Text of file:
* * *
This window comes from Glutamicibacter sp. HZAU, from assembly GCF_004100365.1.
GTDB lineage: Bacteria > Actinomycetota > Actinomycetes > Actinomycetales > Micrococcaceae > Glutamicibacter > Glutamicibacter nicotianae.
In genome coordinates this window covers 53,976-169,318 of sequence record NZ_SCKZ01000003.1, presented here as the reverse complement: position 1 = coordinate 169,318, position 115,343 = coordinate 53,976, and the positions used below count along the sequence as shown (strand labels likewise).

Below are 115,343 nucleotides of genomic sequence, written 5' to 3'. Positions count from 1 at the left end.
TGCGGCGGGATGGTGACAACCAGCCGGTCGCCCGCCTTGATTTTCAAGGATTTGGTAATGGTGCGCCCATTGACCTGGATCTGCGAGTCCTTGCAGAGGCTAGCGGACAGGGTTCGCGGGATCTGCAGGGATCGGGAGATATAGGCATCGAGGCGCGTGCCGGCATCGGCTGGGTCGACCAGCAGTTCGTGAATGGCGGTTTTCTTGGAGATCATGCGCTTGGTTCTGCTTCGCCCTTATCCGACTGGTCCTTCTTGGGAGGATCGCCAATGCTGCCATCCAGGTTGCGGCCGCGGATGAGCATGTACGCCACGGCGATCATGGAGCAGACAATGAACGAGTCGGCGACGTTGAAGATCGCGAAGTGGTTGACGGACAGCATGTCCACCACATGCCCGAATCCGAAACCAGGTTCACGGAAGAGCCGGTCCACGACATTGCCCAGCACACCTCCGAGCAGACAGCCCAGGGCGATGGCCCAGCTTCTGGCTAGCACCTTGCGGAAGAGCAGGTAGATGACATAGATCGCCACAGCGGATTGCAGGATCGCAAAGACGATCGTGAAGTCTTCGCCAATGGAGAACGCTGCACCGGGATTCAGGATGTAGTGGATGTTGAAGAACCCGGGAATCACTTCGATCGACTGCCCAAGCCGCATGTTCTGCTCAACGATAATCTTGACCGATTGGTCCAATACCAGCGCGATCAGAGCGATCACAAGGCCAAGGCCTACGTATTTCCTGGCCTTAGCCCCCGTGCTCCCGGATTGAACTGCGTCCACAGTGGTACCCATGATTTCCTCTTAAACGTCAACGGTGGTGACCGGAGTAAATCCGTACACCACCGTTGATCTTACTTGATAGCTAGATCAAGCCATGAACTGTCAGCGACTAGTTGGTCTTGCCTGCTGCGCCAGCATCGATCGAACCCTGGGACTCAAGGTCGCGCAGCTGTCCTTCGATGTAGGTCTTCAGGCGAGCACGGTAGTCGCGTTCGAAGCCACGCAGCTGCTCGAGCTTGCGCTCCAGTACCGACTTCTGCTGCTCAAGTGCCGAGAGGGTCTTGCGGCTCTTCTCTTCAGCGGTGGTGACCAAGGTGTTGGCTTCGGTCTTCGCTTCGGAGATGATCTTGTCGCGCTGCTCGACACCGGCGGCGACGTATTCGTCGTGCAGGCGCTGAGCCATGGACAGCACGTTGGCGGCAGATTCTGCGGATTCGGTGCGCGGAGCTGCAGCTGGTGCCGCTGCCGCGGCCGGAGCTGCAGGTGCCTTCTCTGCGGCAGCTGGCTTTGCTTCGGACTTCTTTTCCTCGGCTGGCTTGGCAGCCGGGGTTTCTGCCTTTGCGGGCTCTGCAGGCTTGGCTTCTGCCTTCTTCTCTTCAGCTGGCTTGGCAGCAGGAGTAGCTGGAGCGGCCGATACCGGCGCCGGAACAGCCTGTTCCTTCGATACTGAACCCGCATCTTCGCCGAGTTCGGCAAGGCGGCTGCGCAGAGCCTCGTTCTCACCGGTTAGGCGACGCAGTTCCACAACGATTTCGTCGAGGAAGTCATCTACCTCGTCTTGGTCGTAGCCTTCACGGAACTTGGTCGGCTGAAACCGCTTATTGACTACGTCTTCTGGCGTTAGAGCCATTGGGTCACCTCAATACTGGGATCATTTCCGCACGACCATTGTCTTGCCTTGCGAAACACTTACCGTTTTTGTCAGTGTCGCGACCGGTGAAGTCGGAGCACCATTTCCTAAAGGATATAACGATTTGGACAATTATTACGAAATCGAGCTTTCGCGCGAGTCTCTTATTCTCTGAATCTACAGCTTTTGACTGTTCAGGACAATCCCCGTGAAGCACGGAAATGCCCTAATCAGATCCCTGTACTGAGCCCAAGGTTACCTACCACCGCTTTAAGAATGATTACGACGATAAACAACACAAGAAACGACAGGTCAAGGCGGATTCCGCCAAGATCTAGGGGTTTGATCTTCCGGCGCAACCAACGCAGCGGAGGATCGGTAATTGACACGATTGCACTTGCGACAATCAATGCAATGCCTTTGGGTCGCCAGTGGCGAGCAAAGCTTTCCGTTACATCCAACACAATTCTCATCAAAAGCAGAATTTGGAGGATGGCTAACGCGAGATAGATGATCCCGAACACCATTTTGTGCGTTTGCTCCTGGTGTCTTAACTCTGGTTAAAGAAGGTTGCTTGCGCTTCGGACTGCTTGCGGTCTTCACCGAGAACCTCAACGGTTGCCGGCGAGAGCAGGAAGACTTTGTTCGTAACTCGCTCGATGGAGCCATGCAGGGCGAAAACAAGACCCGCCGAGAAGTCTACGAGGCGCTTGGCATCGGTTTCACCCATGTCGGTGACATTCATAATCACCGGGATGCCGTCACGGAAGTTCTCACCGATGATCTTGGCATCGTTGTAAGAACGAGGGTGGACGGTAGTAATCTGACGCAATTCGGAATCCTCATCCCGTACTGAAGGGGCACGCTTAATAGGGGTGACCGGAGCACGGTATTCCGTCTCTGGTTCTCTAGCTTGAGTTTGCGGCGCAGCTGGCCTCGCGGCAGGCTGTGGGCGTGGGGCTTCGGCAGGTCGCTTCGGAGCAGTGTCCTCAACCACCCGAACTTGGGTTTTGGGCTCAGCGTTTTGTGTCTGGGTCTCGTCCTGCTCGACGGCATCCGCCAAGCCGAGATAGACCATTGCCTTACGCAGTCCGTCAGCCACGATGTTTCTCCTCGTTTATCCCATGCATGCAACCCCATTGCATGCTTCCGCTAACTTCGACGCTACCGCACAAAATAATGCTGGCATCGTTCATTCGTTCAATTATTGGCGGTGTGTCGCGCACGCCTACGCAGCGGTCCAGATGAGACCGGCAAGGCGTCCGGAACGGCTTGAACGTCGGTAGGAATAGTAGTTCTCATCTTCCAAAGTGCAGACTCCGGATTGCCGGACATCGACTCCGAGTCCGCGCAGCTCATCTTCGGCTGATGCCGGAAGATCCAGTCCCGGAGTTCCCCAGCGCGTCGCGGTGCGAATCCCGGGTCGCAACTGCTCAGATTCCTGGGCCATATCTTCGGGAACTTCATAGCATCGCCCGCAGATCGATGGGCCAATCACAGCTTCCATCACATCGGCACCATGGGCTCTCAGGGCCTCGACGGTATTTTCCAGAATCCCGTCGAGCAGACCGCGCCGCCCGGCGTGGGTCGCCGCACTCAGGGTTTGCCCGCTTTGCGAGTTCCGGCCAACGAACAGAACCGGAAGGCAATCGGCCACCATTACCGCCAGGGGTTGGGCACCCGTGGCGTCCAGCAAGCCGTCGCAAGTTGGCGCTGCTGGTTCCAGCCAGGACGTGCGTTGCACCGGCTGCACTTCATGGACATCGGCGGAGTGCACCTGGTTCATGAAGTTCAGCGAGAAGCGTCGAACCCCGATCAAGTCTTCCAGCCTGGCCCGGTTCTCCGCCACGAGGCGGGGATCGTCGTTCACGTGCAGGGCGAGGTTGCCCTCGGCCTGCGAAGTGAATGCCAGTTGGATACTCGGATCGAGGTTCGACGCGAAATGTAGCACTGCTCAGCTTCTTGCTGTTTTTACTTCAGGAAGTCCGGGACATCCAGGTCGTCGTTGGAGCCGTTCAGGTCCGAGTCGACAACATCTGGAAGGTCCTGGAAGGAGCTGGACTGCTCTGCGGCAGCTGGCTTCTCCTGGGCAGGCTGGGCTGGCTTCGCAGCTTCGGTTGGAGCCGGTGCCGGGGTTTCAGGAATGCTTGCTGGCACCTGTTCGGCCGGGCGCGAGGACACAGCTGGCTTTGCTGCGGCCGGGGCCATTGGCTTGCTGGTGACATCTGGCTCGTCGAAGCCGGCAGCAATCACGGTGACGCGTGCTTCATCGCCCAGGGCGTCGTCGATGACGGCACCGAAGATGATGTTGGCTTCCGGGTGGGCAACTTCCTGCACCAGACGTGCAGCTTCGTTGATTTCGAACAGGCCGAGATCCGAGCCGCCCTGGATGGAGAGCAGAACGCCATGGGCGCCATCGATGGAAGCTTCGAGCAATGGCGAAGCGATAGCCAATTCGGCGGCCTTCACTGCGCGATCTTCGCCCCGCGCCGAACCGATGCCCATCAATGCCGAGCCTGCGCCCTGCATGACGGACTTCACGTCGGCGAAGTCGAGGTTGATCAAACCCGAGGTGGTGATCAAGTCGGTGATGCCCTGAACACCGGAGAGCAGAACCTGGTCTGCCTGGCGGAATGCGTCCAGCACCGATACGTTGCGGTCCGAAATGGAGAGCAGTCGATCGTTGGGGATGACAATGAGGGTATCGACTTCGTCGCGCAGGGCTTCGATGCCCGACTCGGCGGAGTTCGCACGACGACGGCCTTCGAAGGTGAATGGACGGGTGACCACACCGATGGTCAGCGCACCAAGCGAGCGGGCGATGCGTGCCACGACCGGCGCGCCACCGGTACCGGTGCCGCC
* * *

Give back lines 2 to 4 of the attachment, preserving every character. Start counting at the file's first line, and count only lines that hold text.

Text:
GTDB lineage: Bacteria > Actinomycetota > Actinomycetes > Actinomycetales > Micrococcaceae > Glutamicibacter > Glutamicibacter nicotianae.
In genome coordinates this window covers 53,976-169,318 of sequence record NZ_SCKZ01000003.1, presented here as the reverse complement: position 1 = coordinate 169,318, position 115,343 = coordinate 53,976, and the positions used below count along the sequence as shown (strand labels likewise).

Below are 115,343 nucleotides of genomic sequence, written 5' to 3'. Positions count from 1 at the left end.